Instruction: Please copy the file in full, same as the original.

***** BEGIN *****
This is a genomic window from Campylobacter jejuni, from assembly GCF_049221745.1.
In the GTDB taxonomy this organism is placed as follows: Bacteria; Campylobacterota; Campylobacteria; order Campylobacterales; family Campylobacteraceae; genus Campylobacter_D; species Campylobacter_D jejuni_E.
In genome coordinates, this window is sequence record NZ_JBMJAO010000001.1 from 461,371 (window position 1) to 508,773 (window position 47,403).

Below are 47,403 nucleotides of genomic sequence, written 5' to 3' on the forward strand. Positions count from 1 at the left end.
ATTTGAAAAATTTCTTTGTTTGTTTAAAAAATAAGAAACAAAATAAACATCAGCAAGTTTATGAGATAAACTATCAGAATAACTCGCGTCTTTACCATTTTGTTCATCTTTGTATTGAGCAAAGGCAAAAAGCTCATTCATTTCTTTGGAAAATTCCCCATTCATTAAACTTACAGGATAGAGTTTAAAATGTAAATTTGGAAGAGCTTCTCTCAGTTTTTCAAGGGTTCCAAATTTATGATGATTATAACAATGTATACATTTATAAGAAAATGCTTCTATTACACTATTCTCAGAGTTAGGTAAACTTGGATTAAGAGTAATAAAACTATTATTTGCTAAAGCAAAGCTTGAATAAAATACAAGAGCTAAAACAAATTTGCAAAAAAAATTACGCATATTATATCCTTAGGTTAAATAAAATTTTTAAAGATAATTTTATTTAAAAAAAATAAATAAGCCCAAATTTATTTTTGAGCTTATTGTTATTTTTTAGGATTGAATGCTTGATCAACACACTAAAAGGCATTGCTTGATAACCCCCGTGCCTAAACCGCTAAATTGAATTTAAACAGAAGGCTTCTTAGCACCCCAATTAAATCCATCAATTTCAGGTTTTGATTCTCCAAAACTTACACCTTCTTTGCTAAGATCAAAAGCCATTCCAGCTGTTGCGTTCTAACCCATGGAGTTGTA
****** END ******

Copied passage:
This is a genomic window from Campylobacter jejuni, from assembly GCF_049221745.1.
In the GTDB taxonomy this organism is placed as follows: Bacteria; Campylobacterota; Campylobacteria; order Campylobacterales; family Campylobacteraceae; genus Campylobacter_D; species Campylobacter_D jejuni_E.
In genome coordinates, this window is sequence record NZ_JBMJAO010000001.1 from 461,371 (window position 1) to 508,773 (window position 47,403).

Below are 47,403 nucleotides of genomic sequence, written 5' to 3' on the forward strand. Positions count from 1 at the left end.
ATTTGAAAAATTTCTTTGTTTGTTTAAAAAATAAGAAACAAAATAAACATCAGCAAGTTTATGAGATAAACTATCAGAATAACTCGCGTCTTTACCATTTTGTTCATCTTTGTATTGAGCAAAGGCAAAAAGCTCATTCATTTCTTTGGAAAATTCCCCATTCATTAAACTTACAGGATAGAGTTTAAAATGTAAATTTGGAAGAGCTTCTCTCAGTTTTTCAAGGGTTCCAAATTTATGATGATTATAACAATGTATACATTTATAAGAAAATGCTTCTATTACACTATTCTCAGAGTTAGGTAAACTTGGATTAAGAGTAATAAAACTATTATTTGCTAAAGCAAAGCTTGAATAAAATACAAGAGCTAAAACAAATTTGCAAAAAAAATTACGCATATTATATCCTTAGGTTAAATAAAATTTTTAAAGATAATTTTATTTAAAAAAAATAAATAAGCCCAAATTTATTTTTGAGCTTATTGTTATTTTTTAGGATTGAATGCTTGATCAACACACTAAAAGGCATTGCTTGATAACCCCCGTGCCTAAACCGCTAAATTGAATTTAAACAGAAGGCTTCTTAGCACCCCAATTAAATCCATCAATTTCAGGTTTTGATTCTCCAAAACTTACACCTTCTTTGCTAAGATCAAAAGCCATTCCAGCTGTTGCGTTCTAACCCATGGAGTTGTA